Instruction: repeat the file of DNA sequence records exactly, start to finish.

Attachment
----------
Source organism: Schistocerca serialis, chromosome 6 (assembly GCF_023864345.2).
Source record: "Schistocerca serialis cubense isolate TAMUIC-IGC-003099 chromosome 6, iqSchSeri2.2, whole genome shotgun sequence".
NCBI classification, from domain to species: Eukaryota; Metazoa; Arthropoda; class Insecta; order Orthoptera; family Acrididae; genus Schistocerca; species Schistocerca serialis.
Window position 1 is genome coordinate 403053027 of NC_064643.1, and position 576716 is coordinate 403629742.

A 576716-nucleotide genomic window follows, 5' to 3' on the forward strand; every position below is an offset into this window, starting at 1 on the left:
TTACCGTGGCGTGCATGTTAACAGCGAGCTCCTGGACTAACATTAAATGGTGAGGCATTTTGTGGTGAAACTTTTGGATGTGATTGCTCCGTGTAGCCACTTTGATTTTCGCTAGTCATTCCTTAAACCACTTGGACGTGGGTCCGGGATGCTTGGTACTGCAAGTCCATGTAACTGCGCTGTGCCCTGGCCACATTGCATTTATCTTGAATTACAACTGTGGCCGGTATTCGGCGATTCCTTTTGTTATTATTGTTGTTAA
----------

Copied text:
Source organism: Schistocerca serialis, chromosome 6 (assembly GCF_023864345.2).
Source record: "Schistocerca serialis cubense isolate TAMUIC-IGC-003099 chromosome 6, iqSchSeri2.2, whole genome shotgun sequence".
NCBI classification, from domain to species: Eukaryota; Metazoa; Arthropoda; class Insecta; order Orthoptera; family Acrididae; genus Schistocerca; species Schistocerca serialis.
Window position 1 is genome coordinate 403053027 of NC_064643.1, and position 576716 is coordinate 403629742.

A 576716-nucleotide genomic window follows, 5' to 3' on the forward strand; every position below is an offset into this window, starting at 1 on the left:
TTACCGTGGCGTGCATGTTAACAGCGAGCTCCTGGACTAACATTAAATGGTGAGGCATTTTGTGGTGAAACTTTTGGATGTGATTGCTCCGTGTAGCCACTTTGATTTTCGCTAGTCATTCCTTAAACCACTTGGACGTGGGTCCGGGATGCTTGGTACTGCAAGTCCATGTAACTGCGCTGTGCCCTGGCCACATTGCATTTATCTTGAATTACAACTGTGGCCGGTATTCGGCGATTCCTTTTGTTATTATTGTTGTTAA